This week I'll be at the Demo 2008 Conference checking out the more than 70 products showcased, and you can watch a live video feed of the proceedings courtesy of BitGravity.The startup content delivery service is launching LiveBroadcast, a flash-based streaming service.
Between the Lines
Larry Dignan and other IT industry experts, blogging at the intersection of business and technology, deliver daily news and analysis on vital enterprise trends.
Larry Dignan is Editor in Chief of ZDNet and SmartPlanet as well as Editorial Director of ZDNet's sister site TechRepublic.
Rachel King is a staff writer for ZDNet based in San Francisco.
Zack Whittaker writes for ZDNet, CNET, and CBS News. He is based in New York City.
Notable headlines:Dan Farber: Cisco delivers next-generation switch--Nexus 7000George Ou: Mac Pro is now the cheapest high-end workstationMary Jo Foley: Windows 7: The Anti-Vista?
Guest post: Chris Matyszczyk laments the way some Facebook applications behave, creating what he calls "pre-pubescent pyramid selling."I have friends who seem to have a strangely close relationship with Facebook.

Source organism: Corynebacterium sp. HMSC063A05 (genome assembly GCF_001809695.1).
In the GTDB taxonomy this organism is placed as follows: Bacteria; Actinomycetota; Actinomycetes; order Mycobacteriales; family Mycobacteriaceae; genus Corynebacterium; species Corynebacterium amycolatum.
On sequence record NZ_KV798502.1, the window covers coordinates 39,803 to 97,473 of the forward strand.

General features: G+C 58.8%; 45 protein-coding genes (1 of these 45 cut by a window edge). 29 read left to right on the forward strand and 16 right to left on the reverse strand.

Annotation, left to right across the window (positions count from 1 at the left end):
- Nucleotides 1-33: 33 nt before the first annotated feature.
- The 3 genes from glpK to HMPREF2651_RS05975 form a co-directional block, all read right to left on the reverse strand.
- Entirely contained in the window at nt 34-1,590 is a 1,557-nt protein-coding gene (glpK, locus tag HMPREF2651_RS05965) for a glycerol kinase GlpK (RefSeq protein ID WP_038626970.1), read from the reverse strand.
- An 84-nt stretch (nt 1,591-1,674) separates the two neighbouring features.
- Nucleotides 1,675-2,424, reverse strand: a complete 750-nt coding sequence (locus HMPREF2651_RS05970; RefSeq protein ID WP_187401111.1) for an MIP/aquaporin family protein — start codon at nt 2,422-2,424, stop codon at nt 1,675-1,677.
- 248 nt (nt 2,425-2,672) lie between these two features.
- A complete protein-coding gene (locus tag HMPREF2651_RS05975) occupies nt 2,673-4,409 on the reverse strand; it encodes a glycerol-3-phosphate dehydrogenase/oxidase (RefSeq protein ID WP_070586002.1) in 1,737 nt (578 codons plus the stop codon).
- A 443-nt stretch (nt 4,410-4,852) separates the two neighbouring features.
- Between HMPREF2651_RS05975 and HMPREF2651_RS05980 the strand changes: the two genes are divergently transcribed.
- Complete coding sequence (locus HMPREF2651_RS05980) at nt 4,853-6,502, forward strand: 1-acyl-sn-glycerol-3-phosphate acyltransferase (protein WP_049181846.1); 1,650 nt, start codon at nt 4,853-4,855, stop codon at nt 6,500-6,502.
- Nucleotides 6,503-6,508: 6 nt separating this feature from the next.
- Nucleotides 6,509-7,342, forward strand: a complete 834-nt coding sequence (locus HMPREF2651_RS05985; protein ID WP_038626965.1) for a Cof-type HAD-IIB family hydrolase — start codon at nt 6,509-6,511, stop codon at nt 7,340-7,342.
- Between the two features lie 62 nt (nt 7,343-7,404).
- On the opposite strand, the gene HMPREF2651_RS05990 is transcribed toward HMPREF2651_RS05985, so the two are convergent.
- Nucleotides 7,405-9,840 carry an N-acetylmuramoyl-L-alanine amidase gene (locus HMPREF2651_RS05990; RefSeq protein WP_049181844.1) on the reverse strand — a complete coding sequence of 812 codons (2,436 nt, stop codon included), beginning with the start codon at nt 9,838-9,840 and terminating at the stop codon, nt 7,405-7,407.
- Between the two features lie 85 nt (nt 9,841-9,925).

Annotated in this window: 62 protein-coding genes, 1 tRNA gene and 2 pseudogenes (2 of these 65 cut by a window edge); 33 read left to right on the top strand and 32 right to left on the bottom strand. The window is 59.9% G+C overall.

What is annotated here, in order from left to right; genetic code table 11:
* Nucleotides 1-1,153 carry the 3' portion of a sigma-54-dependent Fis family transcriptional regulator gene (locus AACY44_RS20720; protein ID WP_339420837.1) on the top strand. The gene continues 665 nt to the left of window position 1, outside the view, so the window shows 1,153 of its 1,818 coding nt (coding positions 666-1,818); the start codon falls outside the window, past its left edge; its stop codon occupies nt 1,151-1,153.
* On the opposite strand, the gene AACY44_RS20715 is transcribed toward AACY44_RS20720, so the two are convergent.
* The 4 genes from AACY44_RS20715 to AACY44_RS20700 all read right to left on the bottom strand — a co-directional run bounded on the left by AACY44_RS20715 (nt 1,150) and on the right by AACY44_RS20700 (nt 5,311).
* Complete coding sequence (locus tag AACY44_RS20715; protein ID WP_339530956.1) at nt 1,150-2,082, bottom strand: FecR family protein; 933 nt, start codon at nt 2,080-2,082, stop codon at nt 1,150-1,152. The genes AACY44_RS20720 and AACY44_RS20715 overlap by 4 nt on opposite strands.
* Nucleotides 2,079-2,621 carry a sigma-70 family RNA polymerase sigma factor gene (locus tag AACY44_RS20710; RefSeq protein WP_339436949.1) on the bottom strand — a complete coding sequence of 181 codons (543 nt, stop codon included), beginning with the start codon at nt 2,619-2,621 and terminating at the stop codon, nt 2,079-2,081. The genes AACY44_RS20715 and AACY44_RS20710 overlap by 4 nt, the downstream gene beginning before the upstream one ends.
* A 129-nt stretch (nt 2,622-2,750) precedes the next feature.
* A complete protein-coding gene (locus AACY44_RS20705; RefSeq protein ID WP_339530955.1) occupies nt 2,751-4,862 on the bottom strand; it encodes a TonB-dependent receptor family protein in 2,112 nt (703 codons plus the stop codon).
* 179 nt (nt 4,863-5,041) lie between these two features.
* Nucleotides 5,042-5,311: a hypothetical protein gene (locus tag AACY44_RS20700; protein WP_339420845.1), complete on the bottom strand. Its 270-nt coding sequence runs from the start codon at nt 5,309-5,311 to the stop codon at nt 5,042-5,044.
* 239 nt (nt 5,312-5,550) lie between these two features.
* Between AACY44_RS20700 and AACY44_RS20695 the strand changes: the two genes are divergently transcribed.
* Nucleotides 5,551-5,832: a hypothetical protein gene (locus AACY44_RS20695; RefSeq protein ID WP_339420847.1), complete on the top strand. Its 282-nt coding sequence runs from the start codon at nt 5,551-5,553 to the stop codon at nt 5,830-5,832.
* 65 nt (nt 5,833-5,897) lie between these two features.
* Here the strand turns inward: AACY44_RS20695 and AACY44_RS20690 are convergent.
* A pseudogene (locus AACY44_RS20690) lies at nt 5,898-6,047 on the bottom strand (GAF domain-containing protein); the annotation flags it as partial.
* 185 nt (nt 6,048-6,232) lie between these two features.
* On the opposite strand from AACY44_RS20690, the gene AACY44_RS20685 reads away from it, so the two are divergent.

Cisco is rolling out its Nexus 7000 family of data center-class switches that Jayshree Ullal, senior vice president of Data Center, Switching and Services at Cisco, said was the most significant announcement by the company in the last decade.The Nexus 7000 is a modular mega-switch that combines Ethernet, IP, and storage capabilities a unified network fabric.
Carmine Gallo does a good job of deconstructing Steve Jobs' recent Macworld Expo keynote performance. He comes up with ten suggestions that can help anyone create a reality distortion field, but without Steve Jobs' charisma and genius for developing products it will still fall short of the master.
Amazon announced Sunday that it plans an international rollout of its DRM-free MP3 music download service in a move that sets up a global scrap with Apple's iTunes service.Is Amazon's service an iTunes killer yet?
The New York Times reports on IDC's outlook for tech spending growth, which may fall from 7 percent in 2007 to 4 percent or less this year. The drop is not as precipitous as in 2001 when tech spending dropped more than 10 percent, gutting many companies.
Steve Jobs at Macworld noted that Apple had sold 4 million iPhones through mid January and 3.7 million at the end of December.
Sun Microsystems has made a lot of progress in recent quarters: It has become more efficient, stabilized spending, transitioned to new products and made smart acquisitions like MySQL in a quest to offer a complete software stack. But there is one lingering question: Can the company grow?